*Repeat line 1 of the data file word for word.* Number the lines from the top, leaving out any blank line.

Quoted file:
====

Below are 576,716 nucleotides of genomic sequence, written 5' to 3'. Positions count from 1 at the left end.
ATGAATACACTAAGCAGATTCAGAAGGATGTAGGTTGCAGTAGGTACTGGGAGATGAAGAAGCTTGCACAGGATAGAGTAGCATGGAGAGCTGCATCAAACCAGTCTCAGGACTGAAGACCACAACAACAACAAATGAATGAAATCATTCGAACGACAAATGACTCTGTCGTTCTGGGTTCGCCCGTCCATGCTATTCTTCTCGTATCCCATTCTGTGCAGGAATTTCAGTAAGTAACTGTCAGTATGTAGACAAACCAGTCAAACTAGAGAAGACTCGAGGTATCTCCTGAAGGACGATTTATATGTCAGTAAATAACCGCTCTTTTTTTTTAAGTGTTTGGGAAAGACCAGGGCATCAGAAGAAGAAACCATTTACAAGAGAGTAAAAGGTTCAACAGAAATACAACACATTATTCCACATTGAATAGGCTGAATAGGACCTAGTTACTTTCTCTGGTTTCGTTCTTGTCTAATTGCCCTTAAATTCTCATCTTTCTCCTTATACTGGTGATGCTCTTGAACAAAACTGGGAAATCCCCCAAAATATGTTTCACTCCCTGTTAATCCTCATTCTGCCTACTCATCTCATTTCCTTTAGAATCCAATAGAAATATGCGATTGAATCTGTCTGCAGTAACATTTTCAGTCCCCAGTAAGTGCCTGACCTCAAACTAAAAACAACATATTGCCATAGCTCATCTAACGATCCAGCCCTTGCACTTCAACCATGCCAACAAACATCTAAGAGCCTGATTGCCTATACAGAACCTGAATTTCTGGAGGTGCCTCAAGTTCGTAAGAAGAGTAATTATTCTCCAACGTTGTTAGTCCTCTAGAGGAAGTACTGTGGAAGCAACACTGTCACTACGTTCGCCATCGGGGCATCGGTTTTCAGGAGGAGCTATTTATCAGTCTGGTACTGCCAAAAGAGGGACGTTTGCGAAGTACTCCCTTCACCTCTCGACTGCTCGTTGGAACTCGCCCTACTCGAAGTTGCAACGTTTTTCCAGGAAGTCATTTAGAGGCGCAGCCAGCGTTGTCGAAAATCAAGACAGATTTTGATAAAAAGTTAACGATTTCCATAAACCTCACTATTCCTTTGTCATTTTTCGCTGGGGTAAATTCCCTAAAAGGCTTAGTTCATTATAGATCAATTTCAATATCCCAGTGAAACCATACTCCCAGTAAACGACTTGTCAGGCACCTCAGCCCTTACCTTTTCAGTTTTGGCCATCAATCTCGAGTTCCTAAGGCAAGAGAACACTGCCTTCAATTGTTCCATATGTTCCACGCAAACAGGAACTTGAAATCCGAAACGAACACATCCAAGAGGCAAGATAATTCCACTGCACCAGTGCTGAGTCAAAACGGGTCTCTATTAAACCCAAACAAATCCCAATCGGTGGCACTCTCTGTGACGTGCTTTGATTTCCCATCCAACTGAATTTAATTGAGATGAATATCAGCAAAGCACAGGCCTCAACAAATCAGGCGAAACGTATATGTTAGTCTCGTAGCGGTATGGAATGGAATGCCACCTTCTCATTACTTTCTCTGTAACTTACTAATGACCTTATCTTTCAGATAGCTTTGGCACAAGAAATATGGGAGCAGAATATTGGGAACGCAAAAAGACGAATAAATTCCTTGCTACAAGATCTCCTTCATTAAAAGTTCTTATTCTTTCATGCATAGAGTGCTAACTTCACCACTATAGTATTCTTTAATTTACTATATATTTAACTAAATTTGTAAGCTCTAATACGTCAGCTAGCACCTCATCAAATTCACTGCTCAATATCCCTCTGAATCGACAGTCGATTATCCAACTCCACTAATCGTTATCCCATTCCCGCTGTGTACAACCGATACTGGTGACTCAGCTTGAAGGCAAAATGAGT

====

Below are 576,716 nucleotides of genomic sequence, written 5' to 3'. Positions count from 1 at the left end.